Water can be the bane of footwear, but if you spend significant time doing amphibious or fully wet activities like boating or canyoneering, or just like being able to stride into the drink confidently, you'll probably appreciate a capable pair of water shoes. Unlike land-loving footwear, water shoes are designed to be wet and let your feet get wet. They have special rubber and tread that provides confidence on wet surfaces. Most importantly, they manage water around your feet to keep them comfortable, whether you're paddling through a rainy Pacific Northwest winter or hiking through creeks and wetlands on a hot day. Whether you kayak, raft, SUP, canyoneer, or just like to be a little amphibious when you're outside, a good pair of water shoes can make you and your feet a lot happier.
Do I Need Water Shoes?
For many activities, a simple pair of sandals, running/hiking shoes, or approach shoes will do just fine. Dedicated water shoes are for when you really need your footwear to perform in environments that normal shoes or sandals just won't cut it, like whitewater boating, canyoneering, and long, unusually wet hikes or runs. They can also add safety and comfort to activities commonly done in bare feet, like cliff jumping or wandering around rivers. These shoes are also nice for paddleboarding, although many folks prefer to go barefoot or where sandals during such activities. Also important to remember is that many water shoes will keep your feet warmer than sandals or regular shoes can.Related: The Best Sandals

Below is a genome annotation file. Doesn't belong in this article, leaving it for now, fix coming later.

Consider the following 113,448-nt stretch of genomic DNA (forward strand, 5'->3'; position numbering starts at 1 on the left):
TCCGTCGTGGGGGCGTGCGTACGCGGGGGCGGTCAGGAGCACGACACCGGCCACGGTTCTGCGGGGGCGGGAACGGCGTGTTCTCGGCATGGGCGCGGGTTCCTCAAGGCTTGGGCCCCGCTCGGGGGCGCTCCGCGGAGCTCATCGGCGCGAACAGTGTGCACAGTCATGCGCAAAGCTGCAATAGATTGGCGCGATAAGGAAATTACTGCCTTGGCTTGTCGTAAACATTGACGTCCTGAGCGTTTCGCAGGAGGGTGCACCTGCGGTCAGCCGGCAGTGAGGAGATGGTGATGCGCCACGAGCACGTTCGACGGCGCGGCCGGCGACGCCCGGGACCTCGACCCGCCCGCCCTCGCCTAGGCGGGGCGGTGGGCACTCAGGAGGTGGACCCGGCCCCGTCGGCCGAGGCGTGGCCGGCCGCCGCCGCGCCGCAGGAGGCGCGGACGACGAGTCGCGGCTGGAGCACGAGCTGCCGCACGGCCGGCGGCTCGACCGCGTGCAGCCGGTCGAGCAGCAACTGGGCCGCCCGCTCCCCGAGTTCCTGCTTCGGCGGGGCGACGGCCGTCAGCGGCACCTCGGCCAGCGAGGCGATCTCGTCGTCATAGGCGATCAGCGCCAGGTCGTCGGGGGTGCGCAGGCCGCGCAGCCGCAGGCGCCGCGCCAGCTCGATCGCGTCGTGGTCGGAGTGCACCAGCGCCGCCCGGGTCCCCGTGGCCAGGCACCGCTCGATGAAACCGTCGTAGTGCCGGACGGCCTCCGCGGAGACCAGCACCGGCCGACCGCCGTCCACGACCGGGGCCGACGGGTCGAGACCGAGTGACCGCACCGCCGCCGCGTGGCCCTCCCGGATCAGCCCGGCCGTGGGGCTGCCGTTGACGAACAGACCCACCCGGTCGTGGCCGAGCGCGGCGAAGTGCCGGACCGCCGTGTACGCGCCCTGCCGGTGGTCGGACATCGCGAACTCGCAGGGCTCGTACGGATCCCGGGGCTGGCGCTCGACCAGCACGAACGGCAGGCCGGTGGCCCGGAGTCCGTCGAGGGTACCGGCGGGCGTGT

Related: The Best Hiking Shoes of 2020
Related: The Best Climbing Approach Shoes
You can probably get away with sandals on easy whitewater or a more relaxed rafting trip, and definitely for spending time around camp. For trips where a gnarly swim is more likely, scouting or portaging is required, or swiftwater rescue is a distinct possibility, you'll want the traction and protection that only dedicated water shoes can provide.
For dry canyoneering (class A canyons, according to the American Canyoneering Association rating scale), approach shoes are ideal, as they stick to rock well and can be very durable. If you find that your feet are getting wet frequently, leather approach shoes will stretch when they get wet, and stiffen when they dry, becoming uncomfortable, whereas shoes designed for wet canyoneering (class B or C) will stick to wet rock while maintaining comfort throughout the day. If you live in a place with lots of flowing, class C canyons, water shoes are almost required if you want even halfway decent traction on the rock.
Running or Hiking in Wet Places
For running or hiking, water shoes can really improve foot comfort if you find yourself frequently crossing creeks, wading in wetlands or lakes, or walking near the surf on the coast. While typical non-waterproof shoes may drain and manage wet conditions alright, dedicated water shoes will substantially improve traction underwater and likely manage foot comfort and warmth better in soggy conditions.